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Sri Lanka undersells Treasury bills at auction, 12-month yield targeted

ECONOMYNEXT – Sri Lanka has raised 19.25 billion rupees from a Treasury bill auction on April 04, after offering 30 billion rupees of securities for sale, with 12-month bills sharply under-sold to keep rates fixed for the fourth week in a row, data from the state debt office showed.

The debt office sold 10.25 billion rupees of 3-month bills after offering only 8.0 billion rupees in the maturity allowing the average yield to move up to 6.84 percent from 6.75 percent.

4.1 billion rupees of 6-month bills were sold after offering 6.0 billion rupees and the weighted average yield rose was allowed to rise to 10 basis points to 6.90 percent.

4.8 billion rupees of 12-month bills were sold after offering 16 billion rupees fixing the rate at 7.0 percent for the fourth week in a row.

About 10.3 billion rupees of bills were undersold as a result of targeting the 12-month yield.

During the past three weeks, data appeared to show that the central bank had printed money to take up the under-sold Treasury bills.

By underselling bills at auction and using printed money the central bank can target 3, 6 or 12 month bills.

After the creation of the central bank Sri Lanka in 1951 with money printing powers Sri Lanka has mainly created monetary instability (currency falls, balance of payments troubles and inflation) mainly by targeting Treasuries rates with printed money, analysts have said.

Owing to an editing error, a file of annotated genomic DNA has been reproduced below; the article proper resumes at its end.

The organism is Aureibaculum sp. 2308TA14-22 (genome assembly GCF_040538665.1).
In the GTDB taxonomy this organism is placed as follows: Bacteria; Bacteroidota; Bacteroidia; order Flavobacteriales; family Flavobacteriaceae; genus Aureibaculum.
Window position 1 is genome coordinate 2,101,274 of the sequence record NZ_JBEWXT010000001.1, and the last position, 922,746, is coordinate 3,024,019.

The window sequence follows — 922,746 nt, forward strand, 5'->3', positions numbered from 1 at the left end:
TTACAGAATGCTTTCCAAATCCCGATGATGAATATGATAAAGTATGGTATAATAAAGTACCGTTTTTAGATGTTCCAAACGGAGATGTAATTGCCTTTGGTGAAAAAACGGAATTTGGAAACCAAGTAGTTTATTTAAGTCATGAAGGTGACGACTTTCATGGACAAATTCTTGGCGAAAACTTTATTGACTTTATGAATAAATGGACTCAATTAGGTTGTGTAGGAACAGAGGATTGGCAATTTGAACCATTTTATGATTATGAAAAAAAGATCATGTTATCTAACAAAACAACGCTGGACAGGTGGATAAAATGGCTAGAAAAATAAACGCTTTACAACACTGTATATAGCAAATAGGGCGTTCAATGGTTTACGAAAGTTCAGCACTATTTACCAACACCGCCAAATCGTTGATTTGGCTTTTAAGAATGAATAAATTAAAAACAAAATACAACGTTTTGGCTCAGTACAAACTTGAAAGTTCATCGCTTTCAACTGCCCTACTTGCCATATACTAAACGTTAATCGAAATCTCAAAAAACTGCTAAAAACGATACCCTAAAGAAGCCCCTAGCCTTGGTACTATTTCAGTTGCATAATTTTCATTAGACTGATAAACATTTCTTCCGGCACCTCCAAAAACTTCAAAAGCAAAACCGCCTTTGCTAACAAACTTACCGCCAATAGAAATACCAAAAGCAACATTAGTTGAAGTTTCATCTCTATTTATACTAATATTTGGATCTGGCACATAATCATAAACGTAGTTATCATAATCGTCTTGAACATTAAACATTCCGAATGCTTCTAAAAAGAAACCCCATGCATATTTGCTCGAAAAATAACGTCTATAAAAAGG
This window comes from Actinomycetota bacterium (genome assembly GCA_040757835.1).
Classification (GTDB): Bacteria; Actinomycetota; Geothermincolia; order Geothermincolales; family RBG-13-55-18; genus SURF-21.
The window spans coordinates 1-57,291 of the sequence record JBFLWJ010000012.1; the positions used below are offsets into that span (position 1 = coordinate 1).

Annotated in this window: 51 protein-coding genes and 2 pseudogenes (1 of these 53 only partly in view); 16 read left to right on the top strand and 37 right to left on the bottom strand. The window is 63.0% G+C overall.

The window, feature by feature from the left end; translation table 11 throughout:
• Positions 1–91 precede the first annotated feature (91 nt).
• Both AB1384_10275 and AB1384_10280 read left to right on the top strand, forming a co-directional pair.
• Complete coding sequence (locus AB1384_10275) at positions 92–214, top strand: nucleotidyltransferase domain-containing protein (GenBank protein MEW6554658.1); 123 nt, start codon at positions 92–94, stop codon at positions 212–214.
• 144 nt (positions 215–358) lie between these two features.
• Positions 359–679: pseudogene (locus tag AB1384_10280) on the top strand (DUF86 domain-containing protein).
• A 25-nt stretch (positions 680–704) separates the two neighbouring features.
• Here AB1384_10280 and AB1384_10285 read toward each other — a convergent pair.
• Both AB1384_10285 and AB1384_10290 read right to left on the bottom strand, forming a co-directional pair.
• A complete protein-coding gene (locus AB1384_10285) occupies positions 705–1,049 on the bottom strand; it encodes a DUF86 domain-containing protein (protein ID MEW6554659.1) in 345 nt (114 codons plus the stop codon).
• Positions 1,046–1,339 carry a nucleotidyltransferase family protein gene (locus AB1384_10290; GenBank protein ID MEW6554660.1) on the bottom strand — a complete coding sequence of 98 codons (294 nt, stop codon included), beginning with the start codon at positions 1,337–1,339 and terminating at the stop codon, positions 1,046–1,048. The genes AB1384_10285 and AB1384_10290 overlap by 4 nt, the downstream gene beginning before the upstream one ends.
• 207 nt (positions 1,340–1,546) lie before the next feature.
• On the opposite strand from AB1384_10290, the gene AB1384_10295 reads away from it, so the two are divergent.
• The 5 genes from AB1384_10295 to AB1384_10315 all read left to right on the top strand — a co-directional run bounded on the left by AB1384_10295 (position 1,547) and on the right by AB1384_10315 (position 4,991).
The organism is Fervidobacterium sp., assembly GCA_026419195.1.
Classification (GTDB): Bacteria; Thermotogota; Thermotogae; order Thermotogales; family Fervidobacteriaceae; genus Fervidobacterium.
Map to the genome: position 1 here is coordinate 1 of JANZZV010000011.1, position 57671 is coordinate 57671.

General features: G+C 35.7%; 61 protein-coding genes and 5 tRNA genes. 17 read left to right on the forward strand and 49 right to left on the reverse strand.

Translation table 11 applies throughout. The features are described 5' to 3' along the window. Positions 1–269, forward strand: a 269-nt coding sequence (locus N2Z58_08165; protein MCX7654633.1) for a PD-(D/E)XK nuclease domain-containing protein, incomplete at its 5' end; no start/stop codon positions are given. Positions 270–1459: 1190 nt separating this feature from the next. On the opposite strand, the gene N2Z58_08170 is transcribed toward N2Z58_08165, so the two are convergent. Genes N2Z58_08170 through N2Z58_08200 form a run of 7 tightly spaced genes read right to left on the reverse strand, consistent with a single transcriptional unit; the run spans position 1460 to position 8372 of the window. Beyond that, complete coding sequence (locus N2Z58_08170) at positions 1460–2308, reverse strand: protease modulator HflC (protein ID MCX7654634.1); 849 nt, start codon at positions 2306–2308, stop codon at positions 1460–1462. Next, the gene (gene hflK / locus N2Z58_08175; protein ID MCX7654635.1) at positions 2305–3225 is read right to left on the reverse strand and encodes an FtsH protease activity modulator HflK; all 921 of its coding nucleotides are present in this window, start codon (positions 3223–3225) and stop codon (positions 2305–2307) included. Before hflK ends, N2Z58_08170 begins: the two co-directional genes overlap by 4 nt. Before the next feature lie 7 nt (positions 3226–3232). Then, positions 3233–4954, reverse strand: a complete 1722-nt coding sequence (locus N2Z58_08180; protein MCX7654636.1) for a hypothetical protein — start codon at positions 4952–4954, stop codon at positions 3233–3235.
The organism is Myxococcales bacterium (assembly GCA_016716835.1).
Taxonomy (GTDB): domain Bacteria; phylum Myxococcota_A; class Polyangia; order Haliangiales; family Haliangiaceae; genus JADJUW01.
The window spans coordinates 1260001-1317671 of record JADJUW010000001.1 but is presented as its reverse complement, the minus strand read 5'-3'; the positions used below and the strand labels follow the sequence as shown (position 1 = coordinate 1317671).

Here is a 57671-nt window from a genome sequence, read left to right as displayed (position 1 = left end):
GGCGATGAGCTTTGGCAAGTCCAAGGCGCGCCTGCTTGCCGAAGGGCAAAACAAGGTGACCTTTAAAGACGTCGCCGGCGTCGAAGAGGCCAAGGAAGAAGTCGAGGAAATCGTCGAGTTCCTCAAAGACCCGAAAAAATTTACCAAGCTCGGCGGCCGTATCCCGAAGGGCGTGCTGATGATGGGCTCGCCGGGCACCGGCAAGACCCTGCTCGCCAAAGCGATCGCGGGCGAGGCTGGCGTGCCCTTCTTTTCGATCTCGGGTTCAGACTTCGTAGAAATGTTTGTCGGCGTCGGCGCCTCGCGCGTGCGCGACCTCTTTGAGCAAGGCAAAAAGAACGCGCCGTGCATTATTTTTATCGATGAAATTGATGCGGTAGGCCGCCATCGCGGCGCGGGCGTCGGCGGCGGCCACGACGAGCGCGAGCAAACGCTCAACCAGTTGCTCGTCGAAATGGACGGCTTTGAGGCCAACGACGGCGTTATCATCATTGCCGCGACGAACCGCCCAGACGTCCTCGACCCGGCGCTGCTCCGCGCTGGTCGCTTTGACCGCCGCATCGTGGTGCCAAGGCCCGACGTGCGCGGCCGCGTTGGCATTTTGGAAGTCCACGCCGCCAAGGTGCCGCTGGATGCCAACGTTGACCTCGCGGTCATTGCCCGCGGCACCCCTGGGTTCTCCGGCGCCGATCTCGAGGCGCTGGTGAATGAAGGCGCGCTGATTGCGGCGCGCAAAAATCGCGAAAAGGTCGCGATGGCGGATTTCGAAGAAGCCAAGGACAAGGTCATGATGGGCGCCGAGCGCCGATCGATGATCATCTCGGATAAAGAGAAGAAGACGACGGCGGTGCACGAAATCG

The practice had made Sri Lanka a top customer of the International Monetary Fund.

The 2018 crisis however was created by targeting the call money rate with excess liquidity, analysts have pointed out.





By printing money, Sri Lanka undermines the credibility of the peg, triggers capital flight, and forces rating agencies to downgrade the sovereign rating.

Measures to restore the credibility of the peg, (higher rates than is needed if market rates were allowed to fluctuated gently, trade and exchange controls) does lasting damage to economic output and policy credibility. (Colombo/May05/2020)

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